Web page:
Come A-level results day, some students will find their results are not what they expected, and they can no longer take up the university place they planned. Thousands will find a new place through the Ucas Clearing system – some 57,000 students did so last summer.

There are lots of things to bear in mind when applying to a course you’d not considered before, from location to degree content – but what if you also have a disability or learning difficulty to take into account?

Every university has to comply with the equality act, explains Rachel Challinor, student life support manager at Salford University. This means, whatever your needs, all institutions will have a team of experts ready to provide support. But Challinor advises that before signing up to a degree programme, students should do their research to see exactly what’s on offer.

“Find out how the course is actually taught and think about whether it will suit your particular learning style – the same course may be taught in very different ways across institutions.”

She recommends that wherever possible students visit the campus to see first-hand if the facilities can accommodate their needs: “Is the library service accessible? Can you get ebooks? Check out the student union: is there a disabled students group? What emotional support is on offer?”

It’s also important that students contact the university disability team as soon as possible, says Barbara Furnival, deputy head of disability services at the University of West England (UWE). “They shouldn’t hesitate to talk to us and see what’s available – whatever their disability, we’ve probably dealt with it before over the years.”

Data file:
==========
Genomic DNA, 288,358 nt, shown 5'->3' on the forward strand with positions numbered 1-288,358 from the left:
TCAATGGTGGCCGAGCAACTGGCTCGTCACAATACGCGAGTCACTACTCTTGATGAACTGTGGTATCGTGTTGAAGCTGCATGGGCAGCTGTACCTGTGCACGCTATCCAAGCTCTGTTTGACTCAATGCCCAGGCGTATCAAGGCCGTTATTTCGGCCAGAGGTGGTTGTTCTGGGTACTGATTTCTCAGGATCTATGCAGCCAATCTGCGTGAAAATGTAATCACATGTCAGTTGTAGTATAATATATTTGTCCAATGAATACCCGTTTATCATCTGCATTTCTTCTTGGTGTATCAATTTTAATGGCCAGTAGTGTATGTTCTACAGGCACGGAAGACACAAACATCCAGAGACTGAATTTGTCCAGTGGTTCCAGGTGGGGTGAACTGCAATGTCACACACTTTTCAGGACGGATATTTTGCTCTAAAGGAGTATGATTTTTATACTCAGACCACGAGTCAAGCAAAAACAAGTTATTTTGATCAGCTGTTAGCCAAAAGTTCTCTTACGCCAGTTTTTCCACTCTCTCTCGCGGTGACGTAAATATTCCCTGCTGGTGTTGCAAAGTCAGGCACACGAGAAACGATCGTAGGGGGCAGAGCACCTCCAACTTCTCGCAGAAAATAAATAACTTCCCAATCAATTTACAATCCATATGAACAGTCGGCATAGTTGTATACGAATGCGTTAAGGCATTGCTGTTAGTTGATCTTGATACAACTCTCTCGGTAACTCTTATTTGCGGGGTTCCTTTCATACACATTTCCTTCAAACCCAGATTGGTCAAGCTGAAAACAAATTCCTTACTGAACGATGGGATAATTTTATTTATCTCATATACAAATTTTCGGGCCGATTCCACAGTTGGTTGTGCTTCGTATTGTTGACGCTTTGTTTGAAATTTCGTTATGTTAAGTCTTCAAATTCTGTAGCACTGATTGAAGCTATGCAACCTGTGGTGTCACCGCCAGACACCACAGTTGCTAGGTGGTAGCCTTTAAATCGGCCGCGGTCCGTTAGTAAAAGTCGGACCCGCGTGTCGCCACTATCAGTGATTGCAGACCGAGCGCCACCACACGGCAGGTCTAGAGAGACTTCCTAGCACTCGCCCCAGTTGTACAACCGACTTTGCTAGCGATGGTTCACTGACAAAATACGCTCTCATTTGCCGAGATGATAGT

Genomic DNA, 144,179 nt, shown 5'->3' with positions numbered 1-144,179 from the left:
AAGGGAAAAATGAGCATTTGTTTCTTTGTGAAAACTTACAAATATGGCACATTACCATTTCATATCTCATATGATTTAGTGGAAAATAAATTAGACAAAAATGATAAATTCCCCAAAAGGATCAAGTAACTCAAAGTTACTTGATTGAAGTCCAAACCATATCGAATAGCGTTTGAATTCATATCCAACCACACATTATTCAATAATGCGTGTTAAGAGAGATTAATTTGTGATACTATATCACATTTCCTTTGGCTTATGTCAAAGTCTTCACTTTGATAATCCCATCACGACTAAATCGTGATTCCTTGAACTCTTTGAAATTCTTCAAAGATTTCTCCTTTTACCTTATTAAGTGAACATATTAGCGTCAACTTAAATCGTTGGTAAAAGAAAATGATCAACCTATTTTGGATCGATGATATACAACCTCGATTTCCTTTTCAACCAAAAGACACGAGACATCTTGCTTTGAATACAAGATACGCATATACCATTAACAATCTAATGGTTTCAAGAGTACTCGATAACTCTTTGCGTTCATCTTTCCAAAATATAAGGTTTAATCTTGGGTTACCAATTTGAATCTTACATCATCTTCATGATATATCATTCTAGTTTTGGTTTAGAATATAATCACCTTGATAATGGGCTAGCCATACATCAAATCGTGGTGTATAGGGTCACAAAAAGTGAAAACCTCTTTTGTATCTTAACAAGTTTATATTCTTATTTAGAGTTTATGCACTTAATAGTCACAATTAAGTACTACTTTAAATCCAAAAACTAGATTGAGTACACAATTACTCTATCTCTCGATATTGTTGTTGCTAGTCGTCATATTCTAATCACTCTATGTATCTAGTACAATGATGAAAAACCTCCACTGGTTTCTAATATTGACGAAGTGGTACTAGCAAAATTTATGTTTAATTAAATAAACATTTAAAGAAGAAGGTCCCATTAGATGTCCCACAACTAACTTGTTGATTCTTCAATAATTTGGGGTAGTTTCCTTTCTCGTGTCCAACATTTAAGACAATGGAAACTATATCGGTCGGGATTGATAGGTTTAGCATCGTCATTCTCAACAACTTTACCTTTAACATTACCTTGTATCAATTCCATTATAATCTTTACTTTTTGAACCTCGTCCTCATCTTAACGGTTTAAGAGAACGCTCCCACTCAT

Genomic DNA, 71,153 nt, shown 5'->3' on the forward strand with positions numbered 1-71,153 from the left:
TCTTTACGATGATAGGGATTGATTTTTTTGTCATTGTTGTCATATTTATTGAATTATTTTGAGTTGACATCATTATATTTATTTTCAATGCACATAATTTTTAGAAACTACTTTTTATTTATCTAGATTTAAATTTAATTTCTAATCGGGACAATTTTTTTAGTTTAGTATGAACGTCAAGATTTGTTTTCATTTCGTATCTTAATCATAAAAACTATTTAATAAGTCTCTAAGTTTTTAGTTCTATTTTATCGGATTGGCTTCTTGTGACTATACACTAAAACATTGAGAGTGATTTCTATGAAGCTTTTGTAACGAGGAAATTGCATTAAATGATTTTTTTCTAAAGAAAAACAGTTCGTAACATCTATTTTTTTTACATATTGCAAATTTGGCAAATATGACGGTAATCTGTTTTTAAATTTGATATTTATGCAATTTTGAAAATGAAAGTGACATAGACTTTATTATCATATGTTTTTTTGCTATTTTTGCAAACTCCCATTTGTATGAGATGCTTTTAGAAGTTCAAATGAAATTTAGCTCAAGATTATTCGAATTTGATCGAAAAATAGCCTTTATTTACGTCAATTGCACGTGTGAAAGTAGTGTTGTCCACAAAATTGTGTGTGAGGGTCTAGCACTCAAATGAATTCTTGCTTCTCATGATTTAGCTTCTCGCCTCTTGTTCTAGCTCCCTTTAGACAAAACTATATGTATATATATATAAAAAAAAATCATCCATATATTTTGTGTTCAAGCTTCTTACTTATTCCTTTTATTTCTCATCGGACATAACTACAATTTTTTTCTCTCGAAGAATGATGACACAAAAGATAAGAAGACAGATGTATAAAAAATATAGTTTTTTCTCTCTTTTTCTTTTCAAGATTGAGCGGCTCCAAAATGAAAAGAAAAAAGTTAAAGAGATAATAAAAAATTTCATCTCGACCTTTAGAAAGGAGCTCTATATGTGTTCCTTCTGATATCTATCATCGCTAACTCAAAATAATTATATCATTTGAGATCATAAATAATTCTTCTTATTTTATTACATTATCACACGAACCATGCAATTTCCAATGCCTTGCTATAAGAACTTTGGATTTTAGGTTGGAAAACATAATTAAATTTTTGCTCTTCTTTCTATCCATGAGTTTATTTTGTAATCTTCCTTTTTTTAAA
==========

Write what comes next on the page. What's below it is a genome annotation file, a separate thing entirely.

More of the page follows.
UWE reserves specially adapted rooms – for example, rooms suitable for students with hearing impairments – for applicants entering through Clearing.

Tailored support
The type of support students require will vary greatly according to their specific disability – and some provisions will take longer to put in place, she adds. “We don’t tend to get wheelchair users coming in through Clearing, but we could do – and we’d support them if we did.”

Once students have selected a course, they are advised to apply for Disabled Students’ Allowance (DSA), a pot of money that helps pay for any additional costs that might be incurred as a result of their disability.

DSA assessments can take months to complete, says Furnival, who adds that applications should be sent off promptly. “If students get in touch, we can help guide them through the process.

“We also have funds available which means that we can put interim support in place until their DSA comes though. Students don’t need to think that they’ll arrive and there’ll be no support in place.”

The Guardian